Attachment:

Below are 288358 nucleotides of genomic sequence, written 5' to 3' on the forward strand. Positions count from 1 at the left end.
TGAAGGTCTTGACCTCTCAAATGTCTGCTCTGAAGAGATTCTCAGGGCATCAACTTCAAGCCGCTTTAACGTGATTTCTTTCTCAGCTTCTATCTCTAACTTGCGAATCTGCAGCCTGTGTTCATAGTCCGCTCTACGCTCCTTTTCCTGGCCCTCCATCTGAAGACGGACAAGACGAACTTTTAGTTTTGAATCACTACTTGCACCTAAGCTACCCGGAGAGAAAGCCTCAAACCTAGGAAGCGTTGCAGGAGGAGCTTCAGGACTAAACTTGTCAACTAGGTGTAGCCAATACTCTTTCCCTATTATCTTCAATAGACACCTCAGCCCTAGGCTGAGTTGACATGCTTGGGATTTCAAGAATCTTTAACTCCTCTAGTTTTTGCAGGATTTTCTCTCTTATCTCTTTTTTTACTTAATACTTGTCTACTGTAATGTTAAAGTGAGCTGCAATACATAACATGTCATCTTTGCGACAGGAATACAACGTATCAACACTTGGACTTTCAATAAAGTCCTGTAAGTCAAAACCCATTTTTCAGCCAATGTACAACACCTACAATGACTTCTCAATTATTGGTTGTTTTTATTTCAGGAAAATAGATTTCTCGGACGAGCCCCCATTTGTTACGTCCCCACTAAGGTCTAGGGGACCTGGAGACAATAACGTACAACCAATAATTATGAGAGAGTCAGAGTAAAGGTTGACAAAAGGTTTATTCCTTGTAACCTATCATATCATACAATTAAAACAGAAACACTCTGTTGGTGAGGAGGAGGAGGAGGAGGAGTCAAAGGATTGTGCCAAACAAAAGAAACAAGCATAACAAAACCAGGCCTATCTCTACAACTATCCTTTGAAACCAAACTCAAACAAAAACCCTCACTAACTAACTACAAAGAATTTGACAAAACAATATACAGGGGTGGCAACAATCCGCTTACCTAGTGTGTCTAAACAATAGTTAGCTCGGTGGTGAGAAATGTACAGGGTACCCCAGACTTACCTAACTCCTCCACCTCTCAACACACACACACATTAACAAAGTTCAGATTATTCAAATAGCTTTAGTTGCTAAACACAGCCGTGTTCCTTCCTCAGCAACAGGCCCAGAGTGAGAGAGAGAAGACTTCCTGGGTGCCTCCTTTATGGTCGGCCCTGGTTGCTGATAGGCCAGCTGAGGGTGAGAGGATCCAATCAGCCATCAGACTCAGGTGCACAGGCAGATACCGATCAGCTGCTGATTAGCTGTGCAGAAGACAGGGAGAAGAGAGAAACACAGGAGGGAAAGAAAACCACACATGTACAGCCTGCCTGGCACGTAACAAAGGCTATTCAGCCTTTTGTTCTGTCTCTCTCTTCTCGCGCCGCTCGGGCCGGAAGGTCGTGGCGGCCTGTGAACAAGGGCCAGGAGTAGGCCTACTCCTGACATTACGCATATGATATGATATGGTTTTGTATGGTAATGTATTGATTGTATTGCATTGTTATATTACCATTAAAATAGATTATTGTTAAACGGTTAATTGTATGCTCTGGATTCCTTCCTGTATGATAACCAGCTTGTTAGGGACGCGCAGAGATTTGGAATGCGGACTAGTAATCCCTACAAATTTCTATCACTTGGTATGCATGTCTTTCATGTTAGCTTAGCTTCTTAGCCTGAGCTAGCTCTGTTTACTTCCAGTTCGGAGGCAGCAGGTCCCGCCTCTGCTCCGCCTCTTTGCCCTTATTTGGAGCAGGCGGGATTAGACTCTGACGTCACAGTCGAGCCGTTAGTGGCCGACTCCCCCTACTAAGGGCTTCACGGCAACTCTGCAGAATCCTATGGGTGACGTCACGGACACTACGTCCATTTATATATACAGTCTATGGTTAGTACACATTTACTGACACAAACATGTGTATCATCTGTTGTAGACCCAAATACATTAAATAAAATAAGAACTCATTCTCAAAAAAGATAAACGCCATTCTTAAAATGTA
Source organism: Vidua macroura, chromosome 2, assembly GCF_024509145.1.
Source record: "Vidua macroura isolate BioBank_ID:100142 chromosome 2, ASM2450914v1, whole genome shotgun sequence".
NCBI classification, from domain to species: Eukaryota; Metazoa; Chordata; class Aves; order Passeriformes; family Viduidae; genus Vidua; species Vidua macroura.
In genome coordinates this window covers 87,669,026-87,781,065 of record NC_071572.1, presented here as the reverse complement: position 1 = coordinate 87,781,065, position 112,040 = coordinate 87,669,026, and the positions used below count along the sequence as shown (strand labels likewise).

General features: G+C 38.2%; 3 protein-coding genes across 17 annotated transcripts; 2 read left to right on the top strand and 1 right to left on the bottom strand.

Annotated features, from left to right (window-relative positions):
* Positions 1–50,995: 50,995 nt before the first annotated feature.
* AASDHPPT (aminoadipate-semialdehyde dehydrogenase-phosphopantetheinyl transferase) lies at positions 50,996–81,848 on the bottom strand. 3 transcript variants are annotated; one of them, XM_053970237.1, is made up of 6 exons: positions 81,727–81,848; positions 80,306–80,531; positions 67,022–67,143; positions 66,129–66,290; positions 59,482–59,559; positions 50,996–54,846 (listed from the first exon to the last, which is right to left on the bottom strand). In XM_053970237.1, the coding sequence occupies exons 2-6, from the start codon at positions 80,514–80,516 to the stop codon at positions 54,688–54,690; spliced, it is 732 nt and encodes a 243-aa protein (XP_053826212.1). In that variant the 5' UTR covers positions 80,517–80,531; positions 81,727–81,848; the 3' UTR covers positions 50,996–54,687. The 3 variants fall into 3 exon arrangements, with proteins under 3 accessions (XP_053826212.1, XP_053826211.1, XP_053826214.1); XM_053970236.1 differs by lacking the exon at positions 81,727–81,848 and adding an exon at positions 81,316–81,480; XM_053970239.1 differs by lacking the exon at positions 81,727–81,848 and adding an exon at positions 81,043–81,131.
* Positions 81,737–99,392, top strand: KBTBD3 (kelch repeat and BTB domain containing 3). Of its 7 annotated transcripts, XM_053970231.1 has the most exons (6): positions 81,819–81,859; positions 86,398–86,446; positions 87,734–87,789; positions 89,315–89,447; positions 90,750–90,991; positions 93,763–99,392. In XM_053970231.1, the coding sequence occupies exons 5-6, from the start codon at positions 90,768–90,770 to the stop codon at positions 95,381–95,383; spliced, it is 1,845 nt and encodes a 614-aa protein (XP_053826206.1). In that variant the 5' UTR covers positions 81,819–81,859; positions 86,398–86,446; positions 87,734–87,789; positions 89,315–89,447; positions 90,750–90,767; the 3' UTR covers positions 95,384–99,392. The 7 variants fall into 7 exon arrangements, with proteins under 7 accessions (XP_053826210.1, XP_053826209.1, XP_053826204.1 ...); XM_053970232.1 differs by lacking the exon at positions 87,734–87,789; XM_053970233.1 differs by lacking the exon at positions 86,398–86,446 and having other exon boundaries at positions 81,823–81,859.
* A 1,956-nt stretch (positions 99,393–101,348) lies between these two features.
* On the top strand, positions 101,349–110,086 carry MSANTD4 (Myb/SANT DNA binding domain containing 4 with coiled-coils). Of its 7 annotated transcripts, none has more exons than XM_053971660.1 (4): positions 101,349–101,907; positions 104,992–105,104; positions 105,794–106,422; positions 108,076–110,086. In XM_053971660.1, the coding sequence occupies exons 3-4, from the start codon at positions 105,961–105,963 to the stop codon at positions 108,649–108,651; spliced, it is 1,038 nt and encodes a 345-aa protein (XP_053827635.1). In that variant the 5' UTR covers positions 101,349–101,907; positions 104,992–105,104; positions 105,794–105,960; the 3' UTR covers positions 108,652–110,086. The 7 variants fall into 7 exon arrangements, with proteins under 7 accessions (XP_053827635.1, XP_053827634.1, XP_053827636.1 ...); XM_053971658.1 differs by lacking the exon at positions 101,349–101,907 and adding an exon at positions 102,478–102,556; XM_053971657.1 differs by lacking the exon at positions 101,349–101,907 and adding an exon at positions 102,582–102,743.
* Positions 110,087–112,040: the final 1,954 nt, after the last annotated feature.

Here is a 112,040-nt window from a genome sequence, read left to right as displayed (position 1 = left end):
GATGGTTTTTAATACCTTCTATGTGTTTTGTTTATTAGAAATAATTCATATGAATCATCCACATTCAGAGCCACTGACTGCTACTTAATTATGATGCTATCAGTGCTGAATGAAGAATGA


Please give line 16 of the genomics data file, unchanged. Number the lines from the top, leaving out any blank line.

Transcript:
GATGGTTTTTAATACCTTCTATGTGTTTTGTTTATTAGAAATAATTCATATGAATCATCCACATTCAGAGCCACTGACTGCTACTTAATTATGATGCTATCAGTGCTGAATGAAGAATGA